“Bare bones indeed,” Varric mused, rubbing at his chin. Then he sighed before saying, “I’ve had people looking onto those shards for years, Curly. As many alchemists that I could hire, working in shifts with week long breaks between to keep them from going crazy. I even wrote to every mining caste house in Orzammar and they’ve never seen or heard of this shit. We haven’t figured out anything about it.”
“He even got a special vault built for it,” Hawke commented. “He was very descriptive about it in the letter he wrote me talking about the plan to get it made.”
“I heard that shit singing to me like it did to Bartrand,” Varric commented fiercely. Cullen jerked in surprise at that, unable to hide the reaction, and he saw every single one of them zero in on it. “Curly?”
“You heard it singing?” he asked, a little horrified by the idea. Regular lyrium hadn’t sung to him until he’d been off of it for months, with withdrawals already set in hard. Mages like Gil were a part of the Fade as much as lyrium, so it wasn’t surprising that some of them could hear it too.
But the fact that the red could just sing to anyone? Including dwarves, who were completely disconnected from the Fade? He hadn’t known that particular part from Carver’s shorthand account of the incident.
By Andraste, if that wasn’t terrifying, he didn’t know what was.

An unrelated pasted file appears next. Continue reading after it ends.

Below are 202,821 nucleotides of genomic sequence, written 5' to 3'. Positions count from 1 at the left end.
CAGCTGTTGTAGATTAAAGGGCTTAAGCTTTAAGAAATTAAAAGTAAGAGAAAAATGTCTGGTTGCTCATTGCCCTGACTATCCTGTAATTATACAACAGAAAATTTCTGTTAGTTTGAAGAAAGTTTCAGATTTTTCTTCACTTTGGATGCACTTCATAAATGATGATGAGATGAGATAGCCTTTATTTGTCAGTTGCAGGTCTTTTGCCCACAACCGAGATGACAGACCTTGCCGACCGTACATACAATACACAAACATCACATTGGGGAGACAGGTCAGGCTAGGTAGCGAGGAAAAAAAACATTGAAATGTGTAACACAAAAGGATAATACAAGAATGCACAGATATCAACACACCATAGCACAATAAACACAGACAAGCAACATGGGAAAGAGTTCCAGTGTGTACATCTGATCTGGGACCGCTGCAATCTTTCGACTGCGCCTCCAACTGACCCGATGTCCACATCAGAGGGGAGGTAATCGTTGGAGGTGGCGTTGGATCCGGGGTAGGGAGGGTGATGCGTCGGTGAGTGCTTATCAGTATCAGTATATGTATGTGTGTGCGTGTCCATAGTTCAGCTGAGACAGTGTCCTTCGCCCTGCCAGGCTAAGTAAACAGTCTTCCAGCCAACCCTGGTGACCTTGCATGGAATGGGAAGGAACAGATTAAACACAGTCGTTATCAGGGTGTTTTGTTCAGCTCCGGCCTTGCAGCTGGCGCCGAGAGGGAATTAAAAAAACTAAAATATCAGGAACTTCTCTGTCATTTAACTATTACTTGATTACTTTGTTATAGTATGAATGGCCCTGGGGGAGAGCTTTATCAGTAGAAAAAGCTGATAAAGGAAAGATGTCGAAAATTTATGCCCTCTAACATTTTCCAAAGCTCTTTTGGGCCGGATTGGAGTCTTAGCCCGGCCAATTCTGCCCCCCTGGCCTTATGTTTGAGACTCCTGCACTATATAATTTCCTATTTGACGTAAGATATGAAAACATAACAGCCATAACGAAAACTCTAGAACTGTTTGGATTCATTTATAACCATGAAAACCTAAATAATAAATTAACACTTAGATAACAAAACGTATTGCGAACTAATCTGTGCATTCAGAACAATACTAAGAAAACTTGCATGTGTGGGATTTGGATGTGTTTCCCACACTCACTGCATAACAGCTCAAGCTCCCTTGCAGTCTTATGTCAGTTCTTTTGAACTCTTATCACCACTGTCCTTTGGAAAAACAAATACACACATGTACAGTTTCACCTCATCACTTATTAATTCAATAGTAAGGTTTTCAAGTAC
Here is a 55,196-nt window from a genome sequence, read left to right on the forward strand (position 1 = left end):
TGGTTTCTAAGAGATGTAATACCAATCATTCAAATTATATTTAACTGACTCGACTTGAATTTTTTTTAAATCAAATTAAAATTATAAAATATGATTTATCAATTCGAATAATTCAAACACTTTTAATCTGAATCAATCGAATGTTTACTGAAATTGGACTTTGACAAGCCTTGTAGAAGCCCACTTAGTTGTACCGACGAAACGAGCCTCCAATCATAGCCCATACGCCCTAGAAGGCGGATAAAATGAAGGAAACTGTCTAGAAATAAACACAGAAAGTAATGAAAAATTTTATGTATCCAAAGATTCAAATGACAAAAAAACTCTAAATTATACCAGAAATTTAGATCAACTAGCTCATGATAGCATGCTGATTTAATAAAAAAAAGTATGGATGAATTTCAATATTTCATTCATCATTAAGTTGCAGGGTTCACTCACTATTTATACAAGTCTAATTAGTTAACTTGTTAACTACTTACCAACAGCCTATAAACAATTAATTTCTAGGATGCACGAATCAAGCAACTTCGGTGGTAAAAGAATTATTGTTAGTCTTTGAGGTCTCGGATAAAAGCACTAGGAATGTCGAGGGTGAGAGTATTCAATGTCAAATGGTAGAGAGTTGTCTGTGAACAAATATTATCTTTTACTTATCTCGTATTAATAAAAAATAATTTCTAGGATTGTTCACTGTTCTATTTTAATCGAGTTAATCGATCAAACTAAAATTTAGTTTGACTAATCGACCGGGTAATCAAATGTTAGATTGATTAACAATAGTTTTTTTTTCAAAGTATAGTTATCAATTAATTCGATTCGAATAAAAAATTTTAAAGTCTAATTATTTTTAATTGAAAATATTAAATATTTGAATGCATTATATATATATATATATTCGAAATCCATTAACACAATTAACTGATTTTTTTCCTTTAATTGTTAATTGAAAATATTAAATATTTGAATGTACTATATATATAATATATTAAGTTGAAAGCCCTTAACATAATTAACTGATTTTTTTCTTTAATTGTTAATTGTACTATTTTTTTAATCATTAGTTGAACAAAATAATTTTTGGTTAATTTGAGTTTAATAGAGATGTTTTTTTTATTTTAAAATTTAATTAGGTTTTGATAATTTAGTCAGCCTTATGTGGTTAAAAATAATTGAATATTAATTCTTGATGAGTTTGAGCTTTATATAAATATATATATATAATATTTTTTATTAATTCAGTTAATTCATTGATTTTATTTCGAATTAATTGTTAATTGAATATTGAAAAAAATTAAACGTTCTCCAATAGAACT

“Maker’s cock,” swore Hawke suddenly, “Curly, you went white as a sheet. The fuck?”
“Commander?” he then heard Carver say and turned towards the siblings, shaking his head.
“I’m fine,” Cullen insisted, holding a hand out towards them in an attempt to stop them from moving forward from their seats. He noticed immediately that his hand was shaking and clenched it into a fist…but not before Carver noticed.
A strong hand gripped his wrist and he looked at the other man to find him sitting up now, no longer sprawled and lazy appearing. No, Carver was fully invested now and his eyes were narrowed in thought.
“Commander,” he repeated. “Cullen. What’s this actually about?”
Cullen just stared at him as he idly registered Hawke and Varric sitting up straighter. Varric was mildly aware of his attempt to quit lyrium and his attack since he was in the inner circle but Hawke and Carver hadn’t been included in that meeting. They had kept his condition as close to themselves as possible (the only exception being the Fangs, who all pretty much recognized it on their own through familiarity).